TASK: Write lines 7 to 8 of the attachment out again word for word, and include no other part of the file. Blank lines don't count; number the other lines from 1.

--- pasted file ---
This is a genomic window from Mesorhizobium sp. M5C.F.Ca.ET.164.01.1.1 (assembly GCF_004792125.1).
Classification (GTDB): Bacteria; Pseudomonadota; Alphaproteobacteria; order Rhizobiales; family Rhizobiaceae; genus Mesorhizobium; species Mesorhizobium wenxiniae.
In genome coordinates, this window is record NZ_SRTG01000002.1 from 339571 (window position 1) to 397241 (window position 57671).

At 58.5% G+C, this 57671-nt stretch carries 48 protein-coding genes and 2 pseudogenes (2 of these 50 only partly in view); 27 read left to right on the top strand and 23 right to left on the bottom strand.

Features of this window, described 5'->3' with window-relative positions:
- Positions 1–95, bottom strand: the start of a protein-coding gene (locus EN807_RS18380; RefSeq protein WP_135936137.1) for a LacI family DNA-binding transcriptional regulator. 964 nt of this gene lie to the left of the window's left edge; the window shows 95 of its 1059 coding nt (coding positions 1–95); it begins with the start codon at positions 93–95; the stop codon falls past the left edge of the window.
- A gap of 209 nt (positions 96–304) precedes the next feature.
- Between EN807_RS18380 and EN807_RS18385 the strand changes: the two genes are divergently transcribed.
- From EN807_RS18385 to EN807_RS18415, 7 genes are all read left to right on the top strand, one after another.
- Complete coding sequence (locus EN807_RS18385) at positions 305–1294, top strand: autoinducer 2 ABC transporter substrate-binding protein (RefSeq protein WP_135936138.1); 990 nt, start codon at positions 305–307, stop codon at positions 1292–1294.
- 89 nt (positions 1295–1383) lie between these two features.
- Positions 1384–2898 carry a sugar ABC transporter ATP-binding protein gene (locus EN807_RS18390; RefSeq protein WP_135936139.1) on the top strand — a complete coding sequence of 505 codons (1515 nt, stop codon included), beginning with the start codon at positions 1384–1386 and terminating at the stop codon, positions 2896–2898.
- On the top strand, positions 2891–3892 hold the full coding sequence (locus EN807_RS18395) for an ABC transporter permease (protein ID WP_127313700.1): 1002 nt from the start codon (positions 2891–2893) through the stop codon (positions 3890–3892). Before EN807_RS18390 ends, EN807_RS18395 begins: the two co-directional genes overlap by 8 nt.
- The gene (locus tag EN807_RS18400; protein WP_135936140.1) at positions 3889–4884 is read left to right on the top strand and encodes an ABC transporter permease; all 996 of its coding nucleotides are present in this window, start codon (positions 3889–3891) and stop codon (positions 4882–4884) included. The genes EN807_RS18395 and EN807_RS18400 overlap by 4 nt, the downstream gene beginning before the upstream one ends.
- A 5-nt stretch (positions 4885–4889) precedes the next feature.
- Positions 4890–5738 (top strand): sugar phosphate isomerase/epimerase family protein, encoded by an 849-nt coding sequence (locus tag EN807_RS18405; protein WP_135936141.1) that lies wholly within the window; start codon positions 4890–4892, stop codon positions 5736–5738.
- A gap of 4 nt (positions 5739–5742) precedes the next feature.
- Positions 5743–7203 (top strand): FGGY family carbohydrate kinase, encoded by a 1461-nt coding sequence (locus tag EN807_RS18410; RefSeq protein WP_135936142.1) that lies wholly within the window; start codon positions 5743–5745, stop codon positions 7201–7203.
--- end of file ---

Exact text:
- A gap of 209 nt (positions 96–304) precedes the next feature.
- Between EN807_RS18380 and EN807_RS18385 the strand changes: the two genes are divergently transcribed.